1. Her name wasn’t really Fanny Cornforth
Born Sarah Cox in 1835, the woman who became known as ‘Fanny Cornforth’ was the daughter of a blacksmith in a small Sussex village. Her family slowly died off through lung disease, so young Sarah took the opportunity to escape to London to visit her aunt. She decided that she would prefer to take her chances in the big city so adopted the modelling persona ‘Fanny’, which became ‘Fanny Cornforth’ after marrying Timothy Cornforth (who actually preferred to be known as Timothy Hughes). In her lifetime, Fanny was also known as Sarah Hughes and Sarah Schott, after she married for the second time to John Bernard Schott. It appears that none of her contemporaries ever referred to her as ‘Fanny Cornforth’, a pseudonym devised and embraced by her twentieth century biographers and critics.
2. The Most Famous Story About Fanny is Utter Nonsense
If you have heard any stories about Fanny Cornforth, then it is likely you have heard how she met the Pre-Raphaelite artist Dante Gabriel Rossetti. According to numerous biographers, Fanny was working as a prostitute in the Strand in London, cracking nuts between her teeth and spitting the shells at men she fancied. Rossetti caught her eye and so she spat shells at him, and he was so enchanted he rushed her away to his studio to paint her as the fallen woman in his morality piece Found (1854-1881). This story was devised by a fellow painter, William Bell Scott, after Fanny had embarrassed him during a party by loudly expressing her concern at his alopecia. As it turns out, the truth was far less dramatic; Fanny and Rossetti had met during a celebration for Florence Nightingale’s return from the Crimea and Rossetti had pulled the pins from her hair. Instead of being shocked by this afront, Fanny was flattered and agreed to be Rossetti’s model, remaining by his side for the next 25 years.
3. Fanny Changed Rossetti’s Art Forever
Before Fanny appeared in his life, Rossetti’s art revolved around medieval romance and water-coloured virgins, predominantly modelled for by his wife, fellow artist and poet Elizabeth Siddal. After that fateful meeting in 1856, Rossetti was inspired to change his medium to oil paint and his subject to luxurious women of pleasure, beginning with the iconic portrait of Fanny, Bocca Baciata (The Kissed Mouth) (1859).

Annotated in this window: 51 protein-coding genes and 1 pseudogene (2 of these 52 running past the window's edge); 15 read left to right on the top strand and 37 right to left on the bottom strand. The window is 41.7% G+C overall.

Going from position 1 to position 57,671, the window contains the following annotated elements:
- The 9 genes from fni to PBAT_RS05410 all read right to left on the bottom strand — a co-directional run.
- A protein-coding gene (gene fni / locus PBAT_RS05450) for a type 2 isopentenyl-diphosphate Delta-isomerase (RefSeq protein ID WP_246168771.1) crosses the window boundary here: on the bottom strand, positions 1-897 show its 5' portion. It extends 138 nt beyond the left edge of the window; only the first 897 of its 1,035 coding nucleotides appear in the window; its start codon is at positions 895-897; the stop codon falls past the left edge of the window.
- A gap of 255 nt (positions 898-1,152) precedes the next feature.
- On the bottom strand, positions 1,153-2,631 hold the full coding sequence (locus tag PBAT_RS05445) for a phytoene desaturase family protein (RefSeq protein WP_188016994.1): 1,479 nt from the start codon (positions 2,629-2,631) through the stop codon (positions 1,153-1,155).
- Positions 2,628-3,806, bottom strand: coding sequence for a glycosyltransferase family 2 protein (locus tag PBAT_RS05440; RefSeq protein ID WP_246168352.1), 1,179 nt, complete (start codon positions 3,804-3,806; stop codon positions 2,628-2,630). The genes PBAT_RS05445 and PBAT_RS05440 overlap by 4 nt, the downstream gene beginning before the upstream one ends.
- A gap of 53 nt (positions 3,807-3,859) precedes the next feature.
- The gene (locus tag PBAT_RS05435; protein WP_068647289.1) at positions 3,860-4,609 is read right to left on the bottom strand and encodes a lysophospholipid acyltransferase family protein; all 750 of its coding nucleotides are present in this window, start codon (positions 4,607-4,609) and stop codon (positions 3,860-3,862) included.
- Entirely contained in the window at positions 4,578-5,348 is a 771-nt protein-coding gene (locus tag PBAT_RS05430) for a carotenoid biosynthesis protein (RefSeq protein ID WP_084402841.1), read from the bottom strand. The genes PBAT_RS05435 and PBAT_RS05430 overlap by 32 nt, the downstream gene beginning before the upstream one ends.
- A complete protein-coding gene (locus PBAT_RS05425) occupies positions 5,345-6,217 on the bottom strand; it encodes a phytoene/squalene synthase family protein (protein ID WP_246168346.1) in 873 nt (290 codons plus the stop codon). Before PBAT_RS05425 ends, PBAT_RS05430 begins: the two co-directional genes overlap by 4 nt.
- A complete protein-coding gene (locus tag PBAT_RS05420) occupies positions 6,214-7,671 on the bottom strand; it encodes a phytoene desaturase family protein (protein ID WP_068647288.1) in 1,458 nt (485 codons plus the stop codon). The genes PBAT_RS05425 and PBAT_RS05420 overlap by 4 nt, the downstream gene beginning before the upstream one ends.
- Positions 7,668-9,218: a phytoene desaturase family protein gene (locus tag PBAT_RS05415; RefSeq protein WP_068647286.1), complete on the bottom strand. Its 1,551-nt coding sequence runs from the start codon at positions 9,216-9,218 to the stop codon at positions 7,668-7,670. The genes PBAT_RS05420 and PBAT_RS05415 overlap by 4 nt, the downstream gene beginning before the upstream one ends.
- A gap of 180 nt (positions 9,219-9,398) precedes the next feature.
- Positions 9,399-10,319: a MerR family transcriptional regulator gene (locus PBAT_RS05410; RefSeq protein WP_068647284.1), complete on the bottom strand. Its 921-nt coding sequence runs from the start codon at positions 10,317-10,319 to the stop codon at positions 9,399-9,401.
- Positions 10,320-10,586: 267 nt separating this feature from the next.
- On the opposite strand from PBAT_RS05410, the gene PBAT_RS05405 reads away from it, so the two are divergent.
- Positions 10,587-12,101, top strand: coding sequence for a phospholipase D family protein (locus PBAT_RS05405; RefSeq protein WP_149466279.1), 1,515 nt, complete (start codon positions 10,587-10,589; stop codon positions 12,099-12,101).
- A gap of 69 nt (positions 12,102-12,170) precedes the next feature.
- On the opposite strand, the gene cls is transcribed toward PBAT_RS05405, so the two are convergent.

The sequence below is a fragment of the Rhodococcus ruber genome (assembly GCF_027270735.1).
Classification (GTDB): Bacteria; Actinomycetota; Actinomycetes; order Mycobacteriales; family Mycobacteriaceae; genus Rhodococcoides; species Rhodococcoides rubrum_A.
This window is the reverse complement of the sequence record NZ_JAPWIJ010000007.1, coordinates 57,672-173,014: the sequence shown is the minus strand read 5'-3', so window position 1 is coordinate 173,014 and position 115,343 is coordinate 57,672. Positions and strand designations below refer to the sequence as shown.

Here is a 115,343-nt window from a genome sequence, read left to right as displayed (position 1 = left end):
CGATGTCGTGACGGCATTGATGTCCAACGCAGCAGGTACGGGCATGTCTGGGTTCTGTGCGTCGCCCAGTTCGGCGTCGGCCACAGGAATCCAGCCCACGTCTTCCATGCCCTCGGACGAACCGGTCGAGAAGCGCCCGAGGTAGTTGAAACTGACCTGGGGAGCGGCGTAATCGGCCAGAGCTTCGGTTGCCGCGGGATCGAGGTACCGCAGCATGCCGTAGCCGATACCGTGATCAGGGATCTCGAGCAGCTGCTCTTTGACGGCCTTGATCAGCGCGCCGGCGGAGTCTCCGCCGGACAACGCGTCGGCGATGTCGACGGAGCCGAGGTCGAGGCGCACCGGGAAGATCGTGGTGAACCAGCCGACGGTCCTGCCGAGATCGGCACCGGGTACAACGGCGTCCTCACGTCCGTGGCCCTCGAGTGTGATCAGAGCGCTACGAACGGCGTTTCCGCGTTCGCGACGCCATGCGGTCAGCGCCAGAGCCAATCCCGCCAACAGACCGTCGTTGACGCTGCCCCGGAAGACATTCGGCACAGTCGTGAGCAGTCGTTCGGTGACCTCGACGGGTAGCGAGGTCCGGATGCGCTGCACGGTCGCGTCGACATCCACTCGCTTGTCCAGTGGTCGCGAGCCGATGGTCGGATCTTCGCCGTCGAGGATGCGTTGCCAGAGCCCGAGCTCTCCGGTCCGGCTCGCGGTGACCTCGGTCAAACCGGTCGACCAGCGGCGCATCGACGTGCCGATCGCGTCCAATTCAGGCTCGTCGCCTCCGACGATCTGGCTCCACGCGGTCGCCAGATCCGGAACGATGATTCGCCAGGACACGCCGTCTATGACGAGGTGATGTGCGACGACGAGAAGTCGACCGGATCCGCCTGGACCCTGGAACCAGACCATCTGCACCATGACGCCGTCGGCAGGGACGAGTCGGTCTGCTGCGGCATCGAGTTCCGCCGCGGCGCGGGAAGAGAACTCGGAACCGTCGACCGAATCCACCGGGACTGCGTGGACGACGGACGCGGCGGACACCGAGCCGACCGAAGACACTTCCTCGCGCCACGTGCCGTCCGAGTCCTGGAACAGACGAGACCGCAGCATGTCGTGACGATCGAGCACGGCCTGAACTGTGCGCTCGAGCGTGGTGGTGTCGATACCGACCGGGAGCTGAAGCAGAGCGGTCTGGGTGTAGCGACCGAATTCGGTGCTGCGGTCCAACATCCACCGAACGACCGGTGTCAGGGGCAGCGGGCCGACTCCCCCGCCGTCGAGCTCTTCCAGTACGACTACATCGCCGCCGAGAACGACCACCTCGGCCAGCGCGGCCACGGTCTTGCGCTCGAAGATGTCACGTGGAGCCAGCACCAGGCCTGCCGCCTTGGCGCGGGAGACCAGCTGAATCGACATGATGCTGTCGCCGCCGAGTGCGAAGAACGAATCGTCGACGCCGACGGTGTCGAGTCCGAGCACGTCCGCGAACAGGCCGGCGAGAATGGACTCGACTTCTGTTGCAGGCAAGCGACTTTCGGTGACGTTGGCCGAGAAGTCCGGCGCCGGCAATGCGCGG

4. Fanny Visited the Impressionist Artists in their Studios in Paris
Before they reached their superstar levels of fame, artists such as Manet and Courbet were visited by Rossetti during an 1865 visit to Paris. Fanny accompanied him and toured the galleries, seeing Manet’s scandalous painting Olympia (1863) and Courbet’s portraits of Fanny’s close friend, fellow model Jo Hiffernan. Rossetti did not think much of their work, dismissing it as ‘mere scrawls’ but his friendship and support of the artists meant he and Fanny were very much welcome visitors.
5. Fanny’s Love for Rossetti kept him alive and gave us some of his Best-Known Works
Following the death of his wife, Elizabeth Siddal in 1862, Rossetti’s mental health deteriorated leading to a suicide attempt in 1871. Fanny refused to give up her lover despite other friends and lovers leaving him due to his behaviour. A combination of depression and alcohol and drug abuse left Rossetti isolated, but Fanny remained as his companion, always at his side even after her second marriage. Her care enabled him to paint such works as Astarte Syriaca (1877), La Bella Mano (1875) and La Ghirlandata (1873) and live another 11 years, even assisting when he attempted to reduce his addictions. Without Fanny’s love and support, that final decade of work may have been lost together with his reputation as one of the nineteenth century’s greatest artists.
6. Fanny’s Art Collection Built an American Gallery
During her life with Rossetti, Fanny collected a large collection of his works which she put on display after his death in 1882. Her exhibition at The Rossetti Gallery attracted crowds curious to see what treasures this notorious mistress had acquired. Some accused her of theft and rumours that she had stolen her assets resulted in her having to produce signed gift notes from Rossetti as proof of her ownership. This collection was to become her lifeline as in her old age she survived by selling many of the pictures to Samuel Bancroft Jnr, a wealthy American industrialist, whose Pre-Raphaelite collection became the foundation for the Delaware Art Museum.
7. Fanny Ended Her Days in an Asylum
Unlike some of her contemporaries such as Jane Morris, Fanny chose love above security, and her devotion to Rossetti left her without a family to care for her in her old age. Widowed twice and left at the mercy of her sister-in-law, elderly Fanny found herself placed in Graylingwell Asylum after she became confused, frightened and angry when he was forcibly removed from her home in London to a small rural village. From there she was moved into Graylingwell Asylum in West Sussex, where she lived for a couple of years before dying after a fall, aged 74.